By Robert Morgan

Algonquin Books

497 pp., hardcover, $29.95

Biography can be the best history; stories of the people who changed the world (for better, and often for worse) are more compelling than turgid texts of dates and places. Lions of the West recounts the development of the American frontier from the end of the Revolutionary War to the Civil War era through the lives of 10 men. Yeah, all men. In fact, Morgan (by choice or by the longtime bias of American historians) makes it appear as if all of the great and evil deeds done as the nation moved Westward Ho were the province of the male of the species. At times, the profiles are a bit over the top (I don’t really care that much about Kit Carson’s personal life.) Overall, though, it’s a detailed, lively, and informative book that minces no words, especially when discussing the theft of much of the southwest from Mexico. San Franciscans will enjoy learning who Stockton, Sloat, Castro, Winfield, and a few other streets were named after. (Tim Redmond)



By Joe Pickett and Nick Prueher

Running Press

272 pp., paper, $14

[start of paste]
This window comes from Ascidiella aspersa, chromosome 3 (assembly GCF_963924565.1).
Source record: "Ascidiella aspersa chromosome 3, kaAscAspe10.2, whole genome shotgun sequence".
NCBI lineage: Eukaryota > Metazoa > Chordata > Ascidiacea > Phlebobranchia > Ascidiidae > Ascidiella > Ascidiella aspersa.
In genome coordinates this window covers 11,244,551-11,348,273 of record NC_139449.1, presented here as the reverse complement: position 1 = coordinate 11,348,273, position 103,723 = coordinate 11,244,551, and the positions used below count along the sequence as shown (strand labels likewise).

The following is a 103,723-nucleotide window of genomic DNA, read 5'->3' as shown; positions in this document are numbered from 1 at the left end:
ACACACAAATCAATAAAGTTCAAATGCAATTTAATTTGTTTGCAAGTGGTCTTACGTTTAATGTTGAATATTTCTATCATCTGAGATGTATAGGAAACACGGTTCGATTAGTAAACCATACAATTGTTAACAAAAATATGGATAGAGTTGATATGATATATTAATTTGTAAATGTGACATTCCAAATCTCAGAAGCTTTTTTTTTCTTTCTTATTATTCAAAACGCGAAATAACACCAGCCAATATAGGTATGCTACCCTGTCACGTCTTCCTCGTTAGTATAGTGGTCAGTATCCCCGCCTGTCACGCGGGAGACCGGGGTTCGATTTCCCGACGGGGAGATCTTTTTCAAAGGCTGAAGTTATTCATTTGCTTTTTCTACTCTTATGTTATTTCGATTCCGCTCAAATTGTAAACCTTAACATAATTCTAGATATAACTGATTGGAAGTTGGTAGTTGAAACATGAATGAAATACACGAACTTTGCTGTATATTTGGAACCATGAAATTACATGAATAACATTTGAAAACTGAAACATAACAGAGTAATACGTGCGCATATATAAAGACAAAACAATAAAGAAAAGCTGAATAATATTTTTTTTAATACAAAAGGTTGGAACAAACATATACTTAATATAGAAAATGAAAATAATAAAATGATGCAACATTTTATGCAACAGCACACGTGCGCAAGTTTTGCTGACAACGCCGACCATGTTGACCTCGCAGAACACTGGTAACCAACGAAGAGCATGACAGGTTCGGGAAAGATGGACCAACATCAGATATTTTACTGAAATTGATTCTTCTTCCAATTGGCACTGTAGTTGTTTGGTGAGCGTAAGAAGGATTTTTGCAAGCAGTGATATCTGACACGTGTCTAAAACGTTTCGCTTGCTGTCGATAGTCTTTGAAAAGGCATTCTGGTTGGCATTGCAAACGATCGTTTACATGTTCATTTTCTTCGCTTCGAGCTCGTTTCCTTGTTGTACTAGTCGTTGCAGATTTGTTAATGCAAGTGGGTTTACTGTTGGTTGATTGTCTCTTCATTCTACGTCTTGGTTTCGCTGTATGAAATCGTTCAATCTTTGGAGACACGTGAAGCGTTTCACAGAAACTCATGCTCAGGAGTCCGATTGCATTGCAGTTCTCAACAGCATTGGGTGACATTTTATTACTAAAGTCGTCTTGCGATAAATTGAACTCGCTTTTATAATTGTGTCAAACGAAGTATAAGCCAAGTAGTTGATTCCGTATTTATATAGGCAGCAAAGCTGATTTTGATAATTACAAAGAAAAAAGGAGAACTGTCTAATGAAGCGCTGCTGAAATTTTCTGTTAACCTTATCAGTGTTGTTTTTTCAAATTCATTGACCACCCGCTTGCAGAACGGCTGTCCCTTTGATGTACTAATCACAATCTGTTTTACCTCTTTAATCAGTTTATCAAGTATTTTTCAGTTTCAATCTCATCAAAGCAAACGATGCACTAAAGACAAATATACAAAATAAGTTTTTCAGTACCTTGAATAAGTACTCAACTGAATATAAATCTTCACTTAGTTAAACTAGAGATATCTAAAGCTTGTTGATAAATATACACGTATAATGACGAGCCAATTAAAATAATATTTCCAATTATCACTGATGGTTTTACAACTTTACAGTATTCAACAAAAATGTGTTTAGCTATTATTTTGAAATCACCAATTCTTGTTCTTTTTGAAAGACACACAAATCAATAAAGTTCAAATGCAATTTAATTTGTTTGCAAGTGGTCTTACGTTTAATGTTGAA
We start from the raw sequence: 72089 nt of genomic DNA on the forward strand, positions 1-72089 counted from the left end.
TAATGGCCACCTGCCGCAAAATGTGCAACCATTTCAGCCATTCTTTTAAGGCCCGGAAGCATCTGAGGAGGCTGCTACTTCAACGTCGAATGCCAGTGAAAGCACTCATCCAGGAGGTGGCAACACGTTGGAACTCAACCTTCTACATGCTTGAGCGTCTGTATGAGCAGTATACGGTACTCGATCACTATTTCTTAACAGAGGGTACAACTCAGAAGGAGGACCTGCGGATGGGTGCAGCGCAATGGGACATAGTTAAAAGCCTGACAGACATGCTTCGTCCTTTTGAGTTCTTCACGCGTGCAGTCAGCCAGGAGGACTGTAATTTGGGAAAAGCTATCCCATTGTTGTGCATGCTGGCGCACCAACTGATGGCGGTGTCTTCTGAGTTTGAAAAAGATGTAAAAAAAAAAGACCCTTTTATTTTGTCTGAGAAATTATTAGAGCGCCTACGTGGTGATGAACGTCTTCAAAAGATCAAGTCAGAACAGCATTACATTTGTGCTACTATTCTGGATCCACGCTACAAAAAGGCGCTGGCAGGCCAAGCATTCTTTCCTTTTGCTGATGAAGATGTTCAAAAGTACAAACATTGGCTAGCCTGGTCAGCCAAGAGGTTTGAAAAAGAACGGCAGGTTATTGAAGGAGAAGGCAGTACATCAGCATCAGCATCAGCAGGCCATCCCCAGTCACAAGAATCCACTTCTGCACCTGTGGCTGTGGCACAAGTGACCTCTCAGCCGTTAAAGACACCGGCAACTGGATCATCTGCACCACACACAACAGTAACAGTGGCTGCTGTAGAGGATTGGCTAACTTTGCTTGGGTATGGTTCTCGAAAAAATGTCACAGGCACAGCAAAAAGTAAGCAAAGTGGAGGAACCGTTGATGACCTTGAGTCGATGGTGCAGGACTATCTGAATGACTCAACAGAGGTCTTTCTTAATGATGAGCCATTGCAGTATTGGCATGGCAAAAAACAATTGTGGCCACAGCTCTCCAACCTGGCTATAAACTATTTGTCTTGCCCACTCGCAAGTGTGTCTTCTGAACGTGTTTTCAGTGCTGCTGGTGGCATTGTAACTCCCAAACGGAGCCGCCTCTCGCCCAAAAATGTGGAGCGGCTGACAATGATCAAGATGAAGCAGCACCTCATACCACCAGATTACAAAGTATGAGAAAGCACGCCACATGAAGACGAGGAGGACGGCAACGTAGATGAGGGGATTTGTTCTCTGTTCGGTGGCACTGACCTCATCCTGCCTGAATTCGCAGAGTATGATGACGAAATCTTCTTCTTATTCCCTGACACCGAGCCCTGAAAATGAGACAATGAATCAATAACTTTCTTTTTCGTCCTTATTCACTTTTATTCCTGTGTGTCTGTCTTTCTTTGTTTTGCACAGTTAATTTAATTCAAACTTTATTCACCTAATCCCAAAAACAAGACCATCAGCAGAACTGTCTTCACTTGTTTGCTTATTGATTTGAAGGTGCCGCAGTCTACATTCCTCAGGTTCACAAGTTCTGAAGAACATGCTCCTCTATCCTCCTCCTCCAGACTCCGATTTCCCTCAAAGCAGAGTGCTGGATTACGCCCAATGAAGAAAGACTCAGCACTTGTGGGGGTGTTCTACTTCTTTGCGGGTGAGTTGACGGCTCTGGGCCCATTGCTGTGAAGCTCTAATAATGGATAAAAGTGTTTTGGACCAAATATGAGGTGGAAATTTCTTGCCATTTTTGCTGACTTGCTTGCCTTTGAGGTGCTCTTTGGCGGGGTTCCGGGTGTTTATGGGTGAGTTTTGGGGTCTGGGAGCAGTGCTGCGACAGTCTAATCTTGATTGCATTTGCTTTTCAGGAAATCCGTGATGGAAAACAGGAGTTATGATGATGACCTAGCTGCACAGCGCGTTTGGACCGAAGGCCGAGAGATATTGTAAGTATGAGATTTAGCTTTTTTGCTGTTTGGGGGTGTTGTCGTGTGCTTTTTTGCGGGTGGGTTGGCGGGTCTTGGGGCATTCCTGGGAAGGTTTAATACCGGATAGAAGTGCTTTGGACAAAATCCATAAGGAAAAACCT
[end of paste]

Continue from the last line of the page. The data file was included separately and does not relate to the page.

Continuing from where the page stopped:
Found Footage Festival founders and comedy writers Joe Pickett and Nick Prueher are apparently the Indiana Joneses of VHS, unearthing remarkable video package cover art that would otherwise be relegated to hoarder basements, bonfires, and anywhere else the worst (a.k.a., the best) videotapes go to die. I salute these dudes, even though the captions they tag each page with aren’t always funny or necessary. Truly, the covers (soft-focus and garish, tacky and baffling) speak for themselves, direct dispatches from ye olden days, long before YouTube brought WTF-ness to anyone with an Internet connection. You see, children, back in the 1980s or 90s, home viewers had to seek this shit out: instruction in squirrel-calling, chair-dancing, seduction, hairstyling (“What the Heck Am I Going to Do With My Hair?”), baby-proofing, spotting counterfeit Beanie Babies, etc. Straight-to-video masterpieces (F.A.R.T.: The Movie). Horrible exercise fads (“Bunnetics: The Buttocks Workout”). Well-meaning but also ghoulish-looking self-improvement vids (“Face Aerobics”). Every page is magical. Your mind will be blown. (Cheryl Eddy)